Words Too Secret To Explain. Boomer Episode 10 by the American author Dewey Edward Chester. Enjoy your day, Yareah magazine friends!
The college coach was busy writing football patterns on a chalkboard.
He looked worried, and when he heard Mildred’s last remark, he glanced at her, hesitated a moment, then said —– “Mildred, I want to finish Michael’s lesson. Would you think it rude if I asked you to go away?
The professor turned to smile at me. “Am I to go away, Mr. Stahr?” she asked.
“Please don’t, Professor Pierce,” I pleaded, “tell me more about oratory.”
“It is a tedious subject we must talk seriously about, Mr. Stahr, but certainly I shall not run away, now that you have asked me to stay. You don’t mind, Johnny, do you?”
The coach bit his lip. “If Michael wants it, of course you can stay. Sit down again, Mildred. And now, Michael, sit still until I finish writing your game plan. And don’t pay attention to what she says. She has a bad influence over her students.”
I returned to reading a book, but I was strangely attracted to this White woman. She was so unlike my coach.
After a moment I said to her —– “Is it true, Professor Pierce, that you’re a bad influence on your students? As bad as my coach says you are?”
“There is no good influence, Mr. Stahr. All influence is bad, from my point of view.
“Because, if I influenced you, I would give you my Soul! From then on, your thoughts would not be your own. Your dreams would be borrowed and you would become an echo, of me!
“Most of us fear ourselves; we have fear of nakedness! Courage has left us. Perhaps we never had it.
“And yet —–!
“I’m almost finished, Michael,” said my college coach, still writing on his chalkboard. But he was conscious of a look that appeared on my face; a look that had not been there before.
“—–And yet….,” continued Professor Pierce, in her soft musical voice. And with that graceful wave of her hand, so characteristic of her undergraduate days, she said —– “The bravest man among us is afraid of something, Michael. The greatest games of the world take place in the mind, where regret takes place. You have desires that fill you with dread; your crime is —-!”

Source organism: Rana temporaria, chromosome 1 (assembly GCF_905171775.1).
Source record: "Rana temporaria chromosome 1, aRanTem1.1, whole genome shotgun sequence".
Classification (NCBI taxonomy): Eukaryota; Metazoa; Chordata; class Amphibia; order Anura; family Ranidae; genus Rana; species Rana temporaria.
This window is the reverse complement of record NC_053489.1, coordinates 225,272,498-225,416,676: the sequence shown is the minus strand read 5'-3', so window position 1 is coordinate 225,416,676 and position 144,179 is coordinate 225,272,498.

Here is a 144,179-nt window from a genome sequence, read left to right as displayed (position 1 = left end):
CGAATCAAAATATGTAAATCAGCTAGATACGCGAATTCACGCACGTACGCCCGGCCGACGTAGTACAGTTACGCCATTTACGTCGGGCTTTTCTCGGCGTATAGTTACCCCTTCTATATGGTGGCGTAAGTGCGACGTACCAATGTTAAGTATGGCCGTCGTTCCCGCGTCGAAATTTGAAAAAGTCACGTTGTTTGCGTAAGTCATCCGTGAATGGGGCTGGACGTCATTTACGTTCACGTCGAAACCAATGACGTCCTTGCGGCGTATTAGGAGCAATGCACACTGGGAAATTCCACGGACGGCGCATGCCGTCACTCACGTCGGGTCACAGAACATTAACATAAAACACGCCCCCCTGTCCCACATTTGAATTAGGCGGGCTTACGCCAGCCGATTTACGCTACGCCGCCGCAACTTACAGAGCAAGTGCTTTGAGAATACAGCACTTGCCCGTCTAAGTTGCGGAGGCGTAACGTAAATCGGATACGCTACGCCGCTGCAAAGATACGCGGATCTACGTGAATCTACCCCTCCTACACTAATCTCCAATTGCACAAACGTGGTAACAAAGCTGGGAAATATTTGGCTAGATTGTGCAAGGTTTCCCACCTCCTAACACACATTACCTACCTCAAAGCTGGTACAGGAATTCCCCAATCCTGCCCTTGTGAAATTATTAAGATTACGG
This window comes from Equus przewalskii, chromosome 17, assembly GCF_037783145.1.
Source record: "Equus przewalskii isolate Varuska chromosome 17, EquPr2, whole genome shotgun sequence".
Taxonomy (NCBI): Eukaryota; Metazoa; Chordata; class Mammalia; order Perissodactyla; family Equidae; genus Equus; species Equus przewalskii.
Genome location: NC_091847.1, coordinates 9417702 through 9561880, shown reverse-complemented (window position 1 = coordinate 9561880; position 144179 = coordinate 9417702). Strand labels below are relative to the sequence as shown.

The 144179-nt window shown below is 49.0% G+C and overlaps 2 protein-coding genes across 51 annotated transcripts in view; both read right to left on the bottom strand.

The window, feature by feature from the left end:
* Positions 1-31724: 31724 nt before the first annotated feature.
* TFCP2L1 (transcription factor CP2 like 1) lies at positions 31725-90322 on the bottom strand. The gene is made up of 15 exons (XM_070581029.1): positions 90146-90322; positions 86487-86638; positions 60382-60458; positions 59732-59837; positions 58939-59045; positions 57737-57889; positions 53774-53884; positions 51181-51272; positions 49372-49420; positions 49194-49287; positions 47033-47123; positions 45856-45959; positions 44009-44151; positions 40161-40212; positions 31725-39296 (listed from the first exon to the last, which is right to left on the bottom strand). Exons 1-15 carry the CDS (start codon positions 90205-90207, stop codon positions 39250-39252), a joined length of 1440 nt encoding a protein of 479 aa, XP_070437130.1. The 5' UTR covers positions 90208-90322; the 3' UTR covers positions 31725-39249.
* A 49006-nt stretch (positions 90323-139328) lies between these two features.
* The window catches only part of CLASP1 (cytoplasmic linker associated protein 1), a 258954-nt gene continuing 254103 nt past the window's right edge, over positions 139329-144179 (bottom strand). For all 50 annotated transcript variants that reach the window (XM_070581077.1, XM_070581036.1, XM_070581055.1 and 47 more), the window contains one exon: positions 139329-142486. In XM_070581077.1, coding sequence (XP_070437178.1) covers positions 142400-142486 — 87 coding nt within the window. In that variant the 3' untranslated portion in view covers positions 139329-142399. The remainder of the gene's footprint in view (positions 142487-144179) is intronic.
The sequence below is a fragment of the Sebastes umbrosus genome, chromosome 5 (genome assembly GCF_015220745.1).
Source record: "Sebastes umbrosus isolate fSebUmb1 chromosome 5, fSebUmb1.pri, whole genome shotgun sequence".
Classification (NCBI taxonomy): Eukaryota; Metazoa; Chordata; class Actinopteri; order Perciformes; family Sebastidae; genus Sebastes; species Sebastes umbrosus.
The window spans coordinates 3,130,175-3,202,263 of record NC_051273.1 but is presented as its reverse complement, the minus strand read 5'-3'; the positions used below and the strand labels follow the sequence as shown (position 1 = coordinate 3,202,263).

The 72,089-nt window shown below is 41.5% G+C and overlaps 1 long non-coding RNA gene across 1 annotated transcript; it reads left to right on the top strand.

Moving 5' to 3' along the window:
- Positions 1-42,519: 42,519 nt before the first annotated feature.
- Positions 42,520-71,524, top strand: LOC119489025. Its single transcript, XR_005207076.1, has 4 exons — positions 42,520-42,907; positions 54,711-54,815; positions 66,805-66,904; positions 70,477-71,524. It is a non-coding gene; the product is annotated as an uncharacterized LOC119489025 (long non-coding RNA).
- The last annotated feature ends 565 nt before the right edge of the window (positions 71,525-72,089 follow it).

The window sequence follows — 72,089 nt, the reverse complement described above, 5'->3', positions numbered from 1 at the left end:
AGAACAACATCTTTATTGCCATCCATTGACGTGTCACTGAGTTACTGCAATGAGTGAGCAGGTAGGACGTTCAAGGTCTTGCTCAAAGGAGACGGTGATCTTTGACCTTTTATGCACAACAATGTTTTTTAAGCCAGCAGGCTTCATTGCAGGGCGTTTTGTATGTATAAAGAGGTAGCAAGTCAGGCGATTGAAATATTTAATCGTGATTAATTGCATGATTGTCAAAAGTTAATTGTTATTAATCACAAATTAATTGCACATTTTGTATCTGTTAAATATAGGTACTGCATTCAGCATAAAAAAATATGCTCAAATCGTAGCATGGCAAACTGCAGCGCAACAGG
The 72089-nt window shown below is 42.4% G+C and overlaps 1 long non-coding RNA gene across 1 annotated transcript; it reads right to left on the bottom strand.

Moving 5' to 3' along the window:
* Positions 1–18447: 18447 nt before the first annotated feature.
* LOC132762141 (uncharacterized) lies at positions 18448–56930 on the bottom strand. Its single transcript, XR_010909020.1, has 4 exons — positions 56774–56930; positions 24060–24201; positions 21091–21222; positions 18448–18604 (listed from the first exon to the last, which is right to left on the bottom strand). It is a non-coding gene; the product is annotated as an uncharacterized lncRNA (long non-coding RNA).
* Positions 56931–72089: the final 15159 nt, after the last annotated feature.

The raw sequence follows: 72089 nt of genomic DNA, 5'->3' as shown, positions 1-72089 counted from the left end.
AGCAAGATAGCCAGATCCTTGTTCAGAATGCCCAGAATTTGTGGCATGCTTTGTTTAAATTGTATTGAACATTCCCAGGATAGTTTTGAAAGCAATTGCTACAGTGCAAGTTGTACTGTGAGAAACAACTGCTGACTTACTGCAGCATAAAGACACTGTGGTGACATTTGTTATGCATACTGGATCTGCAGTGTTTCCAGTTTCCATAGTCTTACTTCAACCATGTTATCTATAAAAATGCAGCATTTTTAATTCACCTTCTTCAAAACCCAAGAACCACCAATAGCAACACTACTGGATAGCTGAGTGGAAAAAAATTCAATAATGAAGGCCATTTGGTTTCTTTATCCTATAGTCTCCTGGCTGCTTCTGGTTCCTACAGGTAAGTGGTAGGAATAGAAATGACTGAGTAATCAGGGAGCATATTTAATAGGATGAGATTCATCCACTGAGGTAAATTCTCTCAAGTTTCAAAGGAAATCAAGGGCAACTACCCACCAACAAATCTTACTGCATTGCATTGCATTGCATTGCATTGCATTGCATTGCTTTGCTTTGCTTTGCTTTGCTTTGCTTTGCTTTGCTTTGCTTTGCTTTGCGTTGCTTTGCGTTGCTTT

“STOP!” I faltered. “Stop. I’m confused. I cannot answer you. Let me think…or rather let me try ‘not’ to think.”
I sat motionless, conscious that this White woman was speaking to me, and I could not catch my breath.
The dash and squeak of the coach’s chalk on the board made the only sound that broke the stillness…..except when now and then the coach stepped back to look from a distance.
In the slanting sunbeams that streamed through the doorway, dust danced and was bolden.
I was influenced beyond my control. A thought struck me. There was a place and time I would be wrinkled, my eyes dimmed, the grace of my body deformed.
This thought struck me like a knife. I quivered, visibly in pain. My eyes were filled with tears. My professor had touched a chord. Music stirred me like this. But words; mere words! How truthful they were. How clear and vivid…and cruel. I could never escape from them. And yet what magic they held. They gave form to formless things. Was there anything so real as words?
There were words too secret to explain —- for instance, that green meadow; the footpath that went across it. Within the hedges on the opposite side, boughs of Sycamores swayed.
A blond girl appeared…and within a single splendid moment, she tore off all of her clothes!
Her body was smooth cream, yet I admired her Spirit —-she had torn off all of her clothes! She could destroy a culture doing this; sweep the Rules into nothingness —– by that single gesture of nakedness. She became my Helen, of Troy!
Professor Pierce watched me, amazed at the impression her words had made. She’d simply shot an arrow toward the sky. Had it hit the mark?
Was I now an echo, of her?